none of the areas had high recent mover bonuses. For FMR computation 
purposes, FMR estimates were based on a mix of stayer rents inflated by 
the average Puerto Rico recent-mover-to-stayer ratio and recent mover 
rents. Using this approach, three areas had increases based on RDD 
results, and nine areas showed no change, but there were increases over 
the proposed FMRs for five areas that would otherwise be below the 
state minimum FMR.
    HUD also reviewed a survey submitted by the St. Mary's County (MD) 
PHA and data on two-bedroom rents submitted by the Housing Authority of 
the County of Santa Clara. Neither of these submissions provided data 
that was statistically representative of their rental markets. HUD 
plans to conduct surveys of both areas within the next few months to 
address their concerns.

D. Large Bedroom Rents

    FMR estimates are calculated for two-bedroom units. This is the 
most common type of rental unit and, therefore, the easiest to 
accurately survey and analyze. After each Decennial Census, rent ratios 
between two-bedroom units and other unit sizes are calculated. These 
ratios are then used to calculate FMRs in future years after a two-
bedroom FMR is calculated. This is done because it is much easier to 
obtain accurate two-bedroom estimates, and then to use pre-established 
cost relationships with other bedroom sizes to update those rent 
estimates, than it is to develop independent FMR estimates for each 
bedroom size. A publicly releasable version of the data file that 
permits derivations of rent ratios from the 2000 Census, as well as 
demonstrations of how the data are used, are available at http://
www.huduser.org/datasets/fmr/fmr.html.
    The rents for three-bedroom and larger units continue to reflect 
HUD's policy to set higher rents for these units than would result from 
using normal market rents. This adjustment is intended to increase the 
likelihood that the largest families, who have the most difficulty in 
leasing units, will be successful in finding eligible program units. 
The adjustment adds bonuses of 8.7 percent to the unadjusted three-
bedroom FMR estimates and adds 7.7 percent to the unadjusted four-
bedroom FMR estimates. The FMRs for unit sizes larger than four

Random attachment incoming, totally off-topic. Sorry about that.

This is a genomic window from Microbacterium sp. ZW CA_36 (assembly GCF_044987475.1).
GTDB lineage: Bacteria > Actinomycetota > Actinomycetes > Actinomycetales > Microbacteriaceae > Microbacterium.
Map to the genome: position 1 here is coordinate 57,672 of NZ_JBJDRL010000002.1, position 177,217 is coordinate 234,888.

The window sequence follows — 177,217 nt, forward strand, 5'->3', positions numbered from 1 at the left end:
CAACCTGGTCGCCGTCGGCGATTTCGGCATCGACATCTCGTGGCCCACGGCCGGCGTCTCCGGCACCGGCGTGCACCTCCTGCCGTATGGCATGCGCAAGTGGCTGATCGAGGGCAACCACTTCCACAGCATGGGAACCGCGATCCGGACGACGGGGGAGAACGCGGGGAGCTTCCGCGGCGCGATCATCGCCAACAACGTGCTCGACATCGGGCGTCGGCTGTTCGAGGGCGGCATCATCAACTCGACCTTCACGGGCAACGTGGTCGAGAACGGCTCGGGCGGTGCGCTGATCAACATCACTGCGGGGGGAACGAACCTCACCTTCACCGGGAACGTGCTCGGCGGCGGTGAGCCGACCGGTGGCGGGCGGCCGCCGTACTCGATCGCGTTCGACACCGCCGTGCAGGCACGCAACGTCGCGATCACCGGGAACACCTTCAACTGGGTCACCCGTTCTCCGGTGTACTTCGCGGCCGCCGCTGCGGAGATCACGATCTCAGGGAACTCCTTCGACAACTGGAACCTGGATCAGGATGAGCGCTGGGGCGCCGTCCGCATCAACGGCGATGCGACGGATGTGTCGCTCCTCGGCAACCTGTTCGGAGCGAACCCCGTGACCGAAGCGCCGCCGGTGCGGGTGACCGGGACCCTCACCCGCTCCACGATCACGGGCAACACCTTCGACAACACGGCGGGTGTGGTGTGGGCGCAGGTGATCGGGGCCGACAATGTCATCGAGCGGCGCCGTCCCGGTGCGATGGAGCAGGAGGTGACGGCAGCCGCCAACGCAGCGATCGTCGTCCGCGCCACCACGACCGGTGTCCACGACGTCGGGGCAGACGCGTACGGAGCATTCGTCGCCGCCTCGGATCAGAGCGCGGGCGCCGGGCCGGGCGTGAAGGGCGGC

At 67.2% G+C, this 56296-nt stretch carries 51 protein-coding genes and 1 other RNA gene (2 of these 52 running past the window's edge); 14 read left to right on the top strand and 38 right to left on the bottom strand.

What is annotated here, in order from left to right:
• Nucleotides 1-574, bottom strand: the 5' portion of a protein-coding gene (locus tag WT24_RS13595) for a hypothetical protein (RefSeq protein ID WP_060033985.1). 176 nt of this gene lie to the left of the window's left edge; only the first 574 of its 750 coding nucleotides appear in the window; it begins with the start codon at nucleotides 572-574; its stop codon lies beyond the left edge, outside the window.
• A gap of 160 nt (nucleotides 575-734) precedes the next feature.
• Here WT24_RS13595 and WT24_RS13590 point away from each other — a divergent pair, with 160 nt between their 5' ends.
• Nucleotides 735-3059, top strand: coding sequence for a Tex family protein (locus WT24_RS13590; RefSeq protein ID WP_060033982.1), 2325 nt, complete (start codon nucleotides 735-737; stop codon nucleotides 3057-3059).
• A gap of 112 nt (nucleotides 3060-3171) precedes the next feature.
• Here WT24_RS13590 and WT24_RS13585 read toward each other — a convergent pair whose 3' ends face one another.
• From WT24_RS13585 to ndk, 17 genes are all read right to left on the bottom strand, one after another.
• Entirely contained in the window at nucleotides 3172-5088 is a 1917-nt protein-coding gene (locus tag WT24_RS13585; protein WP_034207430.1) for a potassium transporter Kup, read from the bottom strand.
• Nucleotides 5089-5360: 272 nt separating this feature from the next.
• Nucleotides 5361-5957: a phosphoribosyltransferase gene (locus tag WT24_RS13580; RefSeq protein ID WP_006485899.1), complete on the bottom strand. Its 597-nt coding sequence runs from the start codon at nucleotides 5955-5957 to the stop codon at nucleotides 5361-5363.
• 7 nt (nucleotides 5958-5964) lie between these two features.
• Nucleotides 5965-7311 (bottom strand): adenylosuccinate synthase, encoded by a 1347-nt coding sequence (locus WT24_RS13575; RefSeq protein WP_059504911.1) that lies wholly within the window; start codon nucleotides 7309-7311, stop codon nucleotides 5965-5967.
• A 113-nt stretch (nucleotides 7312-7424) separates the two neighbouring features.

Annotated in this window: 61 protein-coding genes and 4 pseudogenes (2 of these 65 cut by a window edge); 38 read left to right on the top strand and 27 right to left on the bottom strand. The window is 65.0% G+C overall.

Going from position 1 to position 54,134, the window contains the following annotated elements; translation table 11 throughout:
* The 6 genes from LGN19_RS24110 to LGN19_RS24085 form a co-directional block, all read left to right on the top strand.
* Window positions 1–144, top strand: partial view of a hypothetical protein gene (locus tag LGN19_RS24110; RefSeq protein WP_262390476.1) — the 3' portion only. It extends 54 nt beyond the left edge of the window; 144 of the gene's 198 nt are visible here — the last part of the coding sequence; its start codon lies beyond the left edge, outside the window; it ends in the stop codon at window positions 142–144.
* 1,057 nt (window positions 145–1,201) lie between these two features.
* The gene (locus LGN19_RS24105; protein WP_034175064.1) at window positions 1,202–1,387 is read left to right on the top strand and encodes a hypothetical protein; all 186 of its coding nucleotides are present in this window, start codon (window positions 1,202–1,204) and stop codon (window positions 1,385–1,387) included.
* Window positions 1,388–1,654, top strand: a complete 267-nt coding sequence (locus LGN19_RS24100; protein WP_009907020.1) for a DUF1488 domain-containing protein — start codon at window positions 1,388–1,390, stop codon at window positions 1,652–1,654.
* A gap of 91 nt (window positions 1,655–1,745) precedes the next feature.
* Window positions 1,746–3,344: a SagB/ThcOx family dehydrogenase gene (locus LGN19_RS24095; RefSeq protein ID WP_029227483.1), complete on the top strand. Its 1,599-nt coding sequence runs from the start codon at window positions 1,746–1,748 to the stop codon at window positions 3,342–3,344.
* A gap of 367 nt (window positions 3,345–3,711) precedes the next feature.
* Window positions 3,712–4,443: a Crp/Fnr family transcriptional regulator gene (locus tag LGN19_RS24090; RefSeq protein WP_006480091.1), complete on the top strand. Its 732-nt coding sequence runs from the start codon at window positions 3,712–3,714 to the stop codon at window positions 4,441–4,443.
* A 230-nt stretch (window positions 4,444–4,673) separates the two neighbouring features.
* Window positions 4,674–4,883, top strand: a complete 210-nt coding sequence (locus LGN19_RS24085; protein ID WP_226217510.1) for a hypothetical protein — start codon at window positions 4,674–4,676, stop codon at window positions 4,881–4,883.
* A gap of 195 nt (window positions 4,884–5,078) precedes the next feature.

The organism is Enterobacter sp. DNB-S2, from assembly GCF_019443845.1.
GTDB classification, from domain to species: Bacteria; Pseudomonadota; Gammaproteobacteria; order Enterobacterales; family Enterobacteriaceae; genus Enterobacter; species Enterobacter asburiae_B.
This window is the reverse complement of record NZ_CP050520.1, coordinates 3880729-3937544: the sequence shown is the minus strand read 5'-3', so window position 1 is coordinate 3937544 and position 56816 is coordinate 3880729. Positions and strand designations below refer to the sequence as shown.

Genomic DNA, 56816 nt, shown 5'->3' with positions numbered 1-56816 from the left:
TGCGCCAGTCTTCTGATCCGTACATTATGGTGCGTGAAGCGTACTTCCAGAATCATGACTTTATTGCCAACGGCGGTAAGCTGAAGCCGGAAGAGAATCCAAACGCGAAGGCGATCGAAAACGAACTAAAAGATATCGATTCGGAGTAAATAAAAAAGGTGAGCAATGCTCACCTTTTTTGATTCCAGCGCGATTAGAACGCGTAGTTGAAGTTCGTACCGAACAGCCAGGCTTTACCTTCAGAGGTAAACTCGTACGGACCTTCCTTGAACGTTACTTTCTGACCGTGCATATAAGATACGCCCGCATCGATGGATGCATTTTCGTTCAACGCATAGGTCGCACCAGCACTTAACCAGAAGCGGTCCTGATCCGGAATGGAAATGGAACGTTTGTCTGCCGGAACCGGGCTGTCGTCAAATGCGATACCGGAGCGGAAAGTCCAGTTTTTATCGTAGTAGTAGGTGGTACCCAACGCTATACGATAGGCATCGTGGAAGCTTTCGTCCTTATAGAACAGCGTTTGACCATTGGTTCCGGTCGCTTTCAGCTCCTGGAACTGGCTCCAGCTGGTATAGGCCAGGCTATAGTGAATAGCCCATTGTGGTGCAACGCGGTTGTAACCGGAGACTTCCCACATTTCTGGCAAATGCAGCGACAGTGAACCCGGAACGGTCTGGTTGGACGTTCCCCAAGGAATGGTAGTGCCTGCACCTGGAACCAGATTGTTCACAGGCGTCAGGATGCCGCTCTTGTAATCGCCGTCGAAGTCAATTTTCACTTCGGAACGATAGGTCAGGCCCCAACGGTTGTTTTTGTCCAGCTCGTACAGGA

bedrooms are calculated by adding 15 percent to the four-bedroom FMR 
for each extra bedroom. For example, the FMR for a five-bedroom unit is 
1.15 times the four-bedroom FMR, and the FMR for a six-bedroom unit is 
1.30 times the four-bedroom FMR. FMRs for single-room occupancy units 
are 0.75 times the zero-bedroom (efficiency) FMR.
    A further adjustment is made for areas with local bedroom-size 
intervals above or below what are considered to be reasonable ranges or 
where sample sizes are inadequate to accurately measure bedroom rent 
differentials. Experience has shown that highly unusual bedroom ratios 
typically reflect inadequate sample sizes or peculiar local 
circumstances that HUD would not want to utilize in setting FMRs (e.g., 
luxury efficiency apartments in New York City that rent for more than 
typical one-bedroom units). Bedroom interval ranges were established 
based on an analysis of the range of such intervals for all areas with 
large enough samples to permit accurate bedroom ratio determinations. 
The final ranges used were: Efficiency units are constrained to fall 
between 0.65 and 0.83 of the two-bedroom FMR, one-bedroom units must be 
between 0.76 and 0.90 of the two-bedroom unit, three-bedroom units must 
be between 1.10 and 1.34 of the two-bedroom unit, and four-bedroom 
units must be between 1.14 and 1.63 of the two-bedroom unit. Bedroom 
rents for a given FMR area were then adjusted if the differentials 
between bedroom-size FMRs were inconsistent with normally observed 
patterns (e.g., efficiency rents were not allowed to be higher than 
one-bedroom rents and four-bedroom rents were set at a minimum of 3 
percent higher than three-bedroom rents).
    For nonmetropolitan counties with few rental units and small Census 
recent-mover rent samples, Census-defined county group data were used 
in determining rents for each bedroom size. This adjustment was made to 
protect against unrealistically high or low FMRs due to insufficient 
sample sizes. The areas covered by this new estimation method had less 
than 200 two-bedroom Census-tabulated observations.

E. State Minimums

    In response to comments received on the FY2005 and the proposed 
FY2006 FMRs, a state minimum policy similar to that used prior to 
FY2005 has been implemented. The rationale for having a state minimum 
FMR is that some low-income, low-rent nonmetropolitan counties have 
Census-based FMR estimates that appear to be below long-term operating 
costs for standard quality rental units and raise concerns about 
housing quality. Housing quality problems are limited in most parts of 
the country and have little impact on FMR estimates. The exception to 
this generality within the continental United States occurs in some 
nonmetropolitan areas with unusually low rents. State minimum FMRs have 
been set at the respective state-wide median nonmetropolitan rent 
level, but are not allowed to exceed the U.S. median nonmetropolitan 
rent level. This change primarily affects small nonmetropolitan